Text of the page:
Fatal Primary Amebic Meningoencephalitis in Nebraska: Case Report and Environmental Investigation, August 2022

Patrick Maloney, Clayton Mowrer, Lauren Jansen, Tess Karre, Jiri Bedrnicek, Stephen K. Obaro, Peter C. Iwen, Emily McCutchen, Chad Wetzel, Justin Frederick, Muhammad Salman Ashraf, Matthew Donahue

Research output: Contribution to journalArticlepeer-review


Primary amebic meningoencephalitis (PAM) is a rare and lethal infection caused by Naegleria fowleri. We report an epidemiological and environmental investigation relating to a case of PAM in a previously healthy boy age 8 years. An interview of the patient's family was conducted to determine the likely exposure site and to assess risk factors. Data from the United States Geological Survey site at Waterloo, NE, on the Elkhorn River were used to estimate water temperature and streamflow at the time and site of exposure. Data from the National Weather Service were used to estimate precipitation and ambient air temperature at the time and site of exposure. Despite conventional treatment, the patient died 2 days after hospital admission. The patient participated in recreational water activities in the Elkhorn River in northeastern Nebraska 5 days before symptom onset. In the week before exposure, water and ambient air high temperatures reached annual highs, averaging 32.4̊C and 35.8̊C, respectively. The day before infection, 2.2 cm of precipitation was reported. Streamflow was low (407 ft3/s). Infections in several northern states, including Nebraska, suggest an expanding geographic range of N. fowleri transmission, which may lead to increased incidence of PAM in the United States. Similar environmental investigations at suspected exposure sites of future cases will allow data aggregation, enabling investigators to correlate environmental factors with infection risk accurately.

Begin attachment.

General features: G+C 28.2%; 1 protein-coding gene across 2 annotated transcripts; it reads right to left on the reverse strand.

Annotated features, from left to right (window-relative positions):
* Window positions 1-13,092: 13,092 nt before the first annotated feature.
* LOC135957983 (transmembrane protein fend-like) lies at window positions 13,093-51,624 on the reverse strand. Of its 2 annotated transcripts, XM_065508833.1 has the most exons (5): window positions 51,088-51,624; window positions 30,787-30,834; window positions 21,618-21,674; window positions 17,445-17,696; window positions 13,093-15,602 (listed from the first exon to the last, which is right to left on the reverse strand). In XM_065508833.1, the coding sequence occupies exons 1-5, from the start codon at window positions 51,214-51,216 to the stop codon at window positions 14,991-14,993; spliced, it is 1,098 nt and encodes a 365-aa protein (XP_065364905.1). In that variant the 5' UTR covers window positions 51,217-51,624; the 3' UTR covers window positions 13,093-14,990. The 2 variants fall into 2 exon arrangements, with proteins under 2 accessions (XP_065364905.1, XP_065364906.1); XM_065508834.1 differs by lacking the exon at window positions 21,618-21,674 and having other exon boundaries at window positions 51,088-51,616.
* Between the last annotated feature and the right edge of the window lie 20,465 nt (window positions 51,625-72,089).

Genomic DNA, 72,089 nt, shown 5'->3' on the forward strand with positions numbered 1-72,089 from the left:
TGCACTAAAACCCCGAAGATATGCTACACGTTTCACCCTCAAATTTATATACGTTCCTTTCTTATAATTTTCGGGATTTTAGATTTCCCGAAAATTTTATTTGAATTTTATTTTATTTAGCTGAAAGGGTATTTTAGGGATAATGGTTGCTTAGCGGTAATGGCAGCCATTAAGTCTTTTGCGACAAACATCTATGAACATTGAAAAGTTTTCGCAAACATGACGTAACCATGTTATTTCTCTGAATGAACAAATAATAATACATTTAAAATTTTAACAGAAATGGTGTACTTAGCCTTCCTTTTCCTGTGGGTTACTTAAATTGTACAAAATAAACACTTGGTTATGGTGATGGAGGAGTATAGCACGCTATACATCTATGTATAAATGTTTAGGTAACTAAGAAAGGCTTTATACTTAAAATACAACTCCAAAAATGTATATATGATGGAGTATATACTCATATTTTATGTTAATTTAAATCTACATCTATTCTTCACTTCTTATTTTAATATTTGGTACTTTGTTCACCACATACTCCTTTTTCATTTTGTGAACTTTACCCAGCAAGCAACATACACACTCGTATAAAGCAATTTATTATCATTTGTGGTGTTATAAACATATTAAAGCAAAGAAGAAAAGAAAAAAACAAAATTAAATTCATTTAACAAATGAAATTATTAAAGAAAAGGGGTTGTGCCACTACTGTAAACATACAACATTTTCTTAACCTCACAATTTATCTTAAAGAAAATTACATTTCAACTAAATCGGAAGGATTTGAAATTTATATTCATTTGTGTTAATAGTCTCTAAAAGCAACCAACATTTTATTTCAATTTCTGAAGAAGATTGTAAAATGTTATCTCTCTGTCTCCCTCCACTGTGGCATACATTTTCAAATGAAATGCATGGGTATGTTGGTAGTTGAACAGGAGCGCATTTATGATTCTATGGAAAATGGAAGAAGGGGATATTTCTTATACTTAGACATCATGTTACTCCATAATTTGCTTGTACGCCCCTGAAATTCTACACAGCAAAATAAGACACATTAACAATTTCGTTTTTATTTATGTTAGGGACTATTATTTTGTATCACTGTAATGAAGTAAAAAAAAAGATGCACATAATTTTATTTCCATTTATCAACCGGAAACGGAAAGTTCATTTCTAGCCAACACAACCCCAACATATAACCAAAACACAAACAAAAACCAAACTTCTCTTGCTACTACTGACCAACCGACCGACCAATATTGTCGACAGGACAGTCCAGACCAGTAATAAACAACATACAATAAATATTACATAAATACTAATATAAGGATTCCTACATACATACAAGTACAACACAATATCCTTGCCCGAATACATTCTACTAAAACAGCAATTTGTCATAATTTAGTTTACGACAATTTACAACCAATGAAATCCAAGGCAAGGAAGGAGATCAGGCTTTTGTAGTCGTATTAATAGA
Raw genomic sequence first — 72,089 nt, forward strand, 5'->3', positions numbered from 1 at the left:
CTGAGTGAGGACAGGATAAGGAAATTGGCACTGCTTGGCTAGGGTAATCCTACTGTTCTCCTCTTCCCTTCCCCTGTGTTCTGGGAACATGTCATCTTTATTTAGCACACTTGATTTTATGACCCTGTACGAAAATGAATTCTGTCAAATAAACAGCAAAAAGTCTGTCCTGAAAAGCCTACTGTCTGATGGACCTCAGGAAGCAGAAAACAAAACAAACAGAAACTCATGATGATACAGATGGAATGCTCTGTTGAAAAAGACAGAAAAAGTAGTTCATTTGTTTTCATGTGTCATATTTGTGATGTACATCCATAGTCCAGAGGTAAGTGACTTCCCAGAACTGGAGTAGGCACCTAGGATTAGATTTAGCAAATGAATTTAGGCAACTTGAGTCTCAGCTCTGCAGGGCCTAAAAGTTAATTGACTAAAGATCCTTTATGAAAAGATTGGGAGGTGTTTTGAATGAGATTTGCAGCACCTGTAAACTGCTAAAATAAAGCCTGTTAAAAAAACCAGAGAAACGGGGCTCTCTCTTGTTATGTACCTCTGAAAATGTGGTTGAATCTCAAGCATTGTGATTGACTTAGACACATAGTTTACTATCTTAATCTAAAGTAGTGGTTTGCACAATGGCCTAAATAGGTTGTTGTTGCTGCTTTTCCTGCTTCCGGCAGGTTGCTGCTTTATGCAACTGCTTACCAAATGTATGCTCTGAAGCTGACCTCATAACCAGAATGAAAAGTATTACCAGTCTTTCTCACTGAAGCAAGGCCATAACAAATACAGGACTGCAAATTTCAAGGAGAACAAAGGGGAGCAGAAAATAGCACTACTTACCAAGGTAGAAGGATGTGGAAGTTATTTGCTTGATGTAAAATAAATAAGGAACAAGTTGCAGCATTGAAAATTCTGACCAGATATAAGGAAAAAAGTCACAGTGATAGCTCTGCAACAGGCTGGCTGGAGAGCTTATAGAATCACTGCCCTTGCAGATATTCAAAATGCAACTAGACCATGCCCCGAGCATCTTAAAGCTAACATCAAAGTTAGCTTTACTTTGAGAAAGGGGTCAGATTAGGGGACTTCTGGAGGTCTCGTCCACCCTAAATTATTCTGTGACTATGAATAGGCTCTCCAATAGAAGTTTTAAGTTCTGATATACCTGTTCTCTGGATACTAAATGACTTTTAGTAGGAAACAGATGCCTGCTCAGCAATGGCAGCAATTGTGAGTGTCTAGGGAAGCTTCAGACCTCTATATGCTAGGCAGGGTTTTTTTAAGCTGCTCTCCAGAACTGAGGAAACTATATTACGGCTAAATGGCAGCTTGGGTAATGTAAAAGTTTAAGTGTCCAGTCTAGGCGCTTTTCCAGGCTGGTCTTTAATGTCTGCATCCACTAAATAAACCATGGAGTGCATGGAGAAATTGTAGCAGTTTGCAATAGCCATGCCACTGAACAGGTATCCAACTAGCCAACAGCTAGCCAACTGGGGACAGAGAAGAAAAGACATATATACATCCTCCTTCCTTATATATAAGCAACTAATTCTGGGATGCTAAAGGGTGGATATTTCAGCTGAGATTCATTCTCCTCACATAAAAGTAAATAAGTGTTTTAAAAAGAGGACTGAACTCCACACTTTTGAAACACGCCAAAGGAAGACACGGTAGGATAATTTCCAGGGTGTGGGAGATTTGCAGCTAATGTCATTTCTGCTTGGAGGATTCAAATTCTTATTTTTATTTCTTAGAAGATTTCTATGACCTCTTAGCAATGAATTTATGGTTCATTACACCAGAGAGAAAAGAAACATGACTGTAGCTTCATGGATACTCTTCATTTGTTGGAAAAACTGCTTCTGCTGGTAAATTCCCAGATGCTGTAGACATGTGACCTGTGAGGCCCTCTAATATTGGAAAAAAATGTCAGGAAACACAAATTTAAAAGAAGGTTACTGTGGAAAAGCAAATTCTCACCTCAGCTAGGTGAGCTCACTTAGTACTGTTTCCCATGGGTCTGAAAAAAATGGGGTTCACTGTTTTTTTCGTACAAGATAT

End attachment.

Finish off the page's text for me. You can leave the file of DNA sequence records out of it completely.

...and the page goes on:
Original languageEnglish (US)
Pages (from-to)322-326
Number of pages5
JournalAmerican Journal of Tropical Medicine and Hygiene
Issue number2
StatePublished - Aug 2023

ASJC Scopus subject areas

  • Parasitology
  • Infectious Diseases
  • Virology


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